Player Unknown’s Battlegrounds among just 3 new releases in Steam’s top 12 sellers of 2017

By Brenna Hillier, Monday, 1 January 2018 21:28 GMT

Which games made the most fat cash in 2017 on Steam, one of the world’s largest distribution networks? The answer … probably won’t surprise you.

Valve has released a stack of interesting charts detailing the success stories of Steam over the course of 2017.

The big one is what it’s calling “top sellers”, but which actually refers to the top 100 games by gross revenue – which is why you’ll see very cheap and free-to-play games on there, as well as plenty of older games still making cash on microtransactions and DLC (or just because they’re great).

While Valve has not given hard figures or even ranked the included games, it has divided them into tiers, so you can differentiate between the dozen games that made mega, mega bucks in Platinum from the mega bucks in Gold, and so on.

So, pulling the Platinum list in Valve’s order of presentation, here are the top 12 games on Steam in 2017 by gross revenue:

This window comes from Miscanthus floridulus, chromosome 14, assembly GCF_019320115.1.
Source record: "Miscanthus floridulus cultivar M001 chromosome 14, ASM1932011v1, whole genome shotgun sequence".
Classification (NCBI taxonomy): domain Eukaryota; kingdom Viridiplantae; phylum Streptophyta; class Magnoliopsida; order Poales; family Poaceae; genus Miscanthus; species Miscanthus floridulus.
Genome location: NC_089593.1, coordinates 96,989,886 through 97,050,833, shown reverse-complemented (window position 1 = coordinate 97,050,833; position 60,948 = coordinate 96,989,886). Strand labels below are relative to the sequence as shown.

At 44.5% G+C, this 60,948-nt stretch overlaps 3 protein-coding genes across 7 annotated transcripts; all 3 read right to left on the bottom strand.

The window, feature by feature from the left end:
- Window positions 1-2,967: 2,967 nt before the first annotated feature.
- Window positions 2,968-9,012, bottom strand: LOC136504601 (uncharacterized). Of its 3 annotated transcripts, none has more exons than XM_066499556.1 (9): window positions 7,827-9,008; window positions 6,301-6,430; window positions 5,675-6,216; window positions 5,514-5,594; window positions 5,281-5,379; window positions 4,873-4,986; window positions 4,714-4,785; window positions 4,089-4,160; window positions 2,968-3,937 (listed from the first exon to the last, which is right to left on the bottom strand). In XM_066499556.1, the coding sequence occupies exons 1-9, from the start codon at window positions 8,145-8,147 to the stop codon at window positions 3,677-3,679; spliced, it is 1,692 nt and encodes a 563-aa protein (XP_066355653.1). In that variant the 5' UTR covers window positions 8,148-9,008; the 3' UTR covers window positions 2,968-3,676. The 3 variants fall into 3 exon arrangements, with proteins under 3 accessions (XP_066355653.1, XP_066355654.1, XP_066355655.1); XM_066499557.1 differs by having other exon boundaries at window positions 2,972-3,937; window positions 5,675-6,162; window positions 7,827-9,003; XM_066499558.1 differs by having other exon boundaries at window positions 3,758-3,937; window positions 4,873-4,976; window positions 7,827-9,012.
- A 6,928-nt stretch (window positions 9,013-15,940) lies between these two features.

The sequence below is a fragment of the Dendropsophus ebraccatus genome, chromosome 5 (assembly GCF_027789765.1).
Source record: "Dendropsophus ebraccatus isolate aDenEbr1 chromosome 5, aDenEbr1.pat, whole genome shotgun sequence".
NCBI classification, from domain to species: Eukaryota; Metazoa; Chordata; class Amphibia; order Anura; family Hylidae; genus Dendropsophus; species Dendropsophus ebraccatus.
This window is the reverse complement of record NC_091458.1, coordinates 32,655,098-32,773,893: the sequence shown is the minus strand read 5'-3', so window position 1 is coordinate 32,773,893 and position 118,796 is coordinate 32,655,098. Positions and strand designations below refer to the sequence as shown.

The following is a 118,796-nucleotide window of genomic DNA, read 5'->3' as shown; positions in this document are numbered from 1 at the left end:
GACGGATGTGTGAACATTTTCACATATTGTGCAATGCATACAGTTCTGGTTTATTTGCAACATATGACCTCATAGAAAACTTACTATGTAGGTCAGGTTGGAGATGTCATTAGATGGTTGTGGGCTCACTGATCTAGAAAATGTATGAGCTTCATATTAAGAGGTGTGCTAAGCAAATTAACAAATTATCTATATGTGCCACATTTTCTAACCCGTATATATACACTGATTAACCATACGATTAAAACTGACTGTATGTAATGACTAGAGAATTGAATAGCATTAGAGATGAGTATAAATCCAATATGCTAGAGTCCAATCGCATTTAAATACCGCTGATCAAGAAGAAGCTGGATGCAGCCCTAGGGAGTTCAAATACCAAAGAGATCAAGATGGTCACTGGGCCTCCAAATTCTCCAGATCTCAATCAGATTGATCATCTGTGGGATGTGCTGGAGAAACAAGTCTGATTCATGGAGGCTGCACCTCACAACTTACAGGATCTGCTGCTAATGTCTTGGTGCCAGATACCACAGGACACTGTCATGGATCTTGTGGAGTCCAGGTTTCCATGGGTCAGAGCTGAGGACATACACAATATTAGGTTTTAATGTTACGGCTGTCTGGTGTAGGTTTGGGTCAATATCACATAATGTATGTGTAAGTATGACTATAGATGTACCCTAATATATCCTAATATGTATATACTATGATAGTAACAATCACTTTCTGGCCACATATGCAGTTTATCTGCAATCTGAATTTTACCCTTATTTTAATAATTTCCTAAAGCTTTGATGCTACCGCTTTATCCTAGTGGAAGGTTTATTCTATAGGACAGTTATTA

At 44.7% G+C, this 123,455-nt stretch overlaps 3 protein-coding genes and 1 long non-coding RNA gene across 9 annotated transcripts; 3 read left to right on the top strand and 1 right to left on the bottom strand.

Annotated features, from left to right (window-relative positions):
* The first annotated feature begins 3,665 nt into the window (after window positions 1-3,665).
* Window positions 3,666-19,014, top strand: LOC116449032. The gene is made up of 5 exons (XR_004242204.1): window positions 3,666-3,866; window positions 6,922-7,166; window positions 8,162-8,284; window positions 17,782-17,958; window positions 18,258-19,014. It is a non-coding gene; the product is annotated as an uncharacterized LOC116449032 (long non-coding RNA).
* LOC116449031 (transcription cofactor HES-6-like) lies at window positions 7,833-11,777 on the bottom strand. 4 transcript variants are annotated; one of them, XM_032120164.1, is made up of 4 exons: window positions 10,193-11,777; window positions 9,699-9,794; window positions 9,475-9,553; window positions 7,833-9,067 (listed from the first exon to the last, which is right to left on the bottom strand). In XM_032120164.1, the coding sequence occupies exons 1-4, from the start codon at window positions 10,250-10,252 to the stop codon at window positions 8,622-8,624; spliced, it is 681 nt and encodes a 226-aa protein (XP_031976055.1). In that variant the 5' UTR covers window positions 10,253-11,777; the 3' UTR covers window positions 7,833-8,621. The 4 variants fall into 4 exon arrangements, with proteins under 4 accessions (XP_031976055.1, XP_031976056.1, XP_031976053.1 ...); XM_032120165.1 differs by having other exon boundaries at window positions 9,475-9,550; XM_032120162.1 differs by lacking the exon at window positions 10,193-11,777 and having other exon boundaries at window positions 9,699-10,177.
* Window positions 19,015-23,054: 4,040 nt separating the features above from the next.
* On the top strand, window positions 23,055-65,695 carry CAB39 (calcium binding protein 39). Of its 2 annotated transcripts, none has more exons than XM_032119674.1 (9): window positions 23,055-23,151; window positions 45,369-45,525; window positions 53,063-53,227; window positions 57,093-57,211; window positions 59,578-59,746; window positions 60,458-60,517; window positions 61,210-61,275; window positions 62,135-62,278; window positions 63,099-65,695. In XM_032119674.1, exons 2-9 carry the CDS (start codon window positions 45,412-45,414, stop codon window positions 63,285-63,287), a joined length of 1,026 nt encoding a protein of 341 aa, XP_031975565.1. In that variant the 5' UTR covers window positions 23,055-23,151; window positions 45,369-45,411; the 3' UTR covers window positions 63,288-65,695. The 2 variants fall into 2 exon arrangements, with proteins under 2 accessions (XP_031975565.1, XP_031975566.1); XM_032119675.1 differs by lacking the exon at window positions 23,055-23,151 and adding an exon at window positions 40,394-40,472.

• Counter-strike: Global Offensive
  • DOTA 2
  • GTA 5
  • PlayerUnknown’s Battlegrounds
  • H1Z1
  • Rocket League
  • Divinity 2: Original Sin
  • The Witcher 3: Wild Hunt
  • Ark: Survival Evolved
  • Ghost Recon: Wildlands
  • Warframe
  • Rainbow Six: Siege

Of these, only PlayerUnknown’s Battlegrounds, Divinity 2: Original Sin and Ghost Recon: Wildlands actually released in 2017, although I suppose you could argue Ark: Survival Evolved only hit full release in 2017 despite being playable for approximately forever. Check out the full list of 2017 top sellers on Steam for more.

Valve also put together a list of the best-selling new releases of each month, which you can also view on Steam, but as outlined on this Steam Community post it made the numbers dance like a weasel to give these titles their apparent due, so your mileage may vary. It’s definitely worth taking a peek at the most played games of 2017 on Steam, too.

Taken together, these charts paint a pretty different picture from the new release-driven console charts cycle publishers and retail-focused analysts present us with. There’s a great deal more variety, longer lifespans per title, and far less emphasis on mega-hits, for example.

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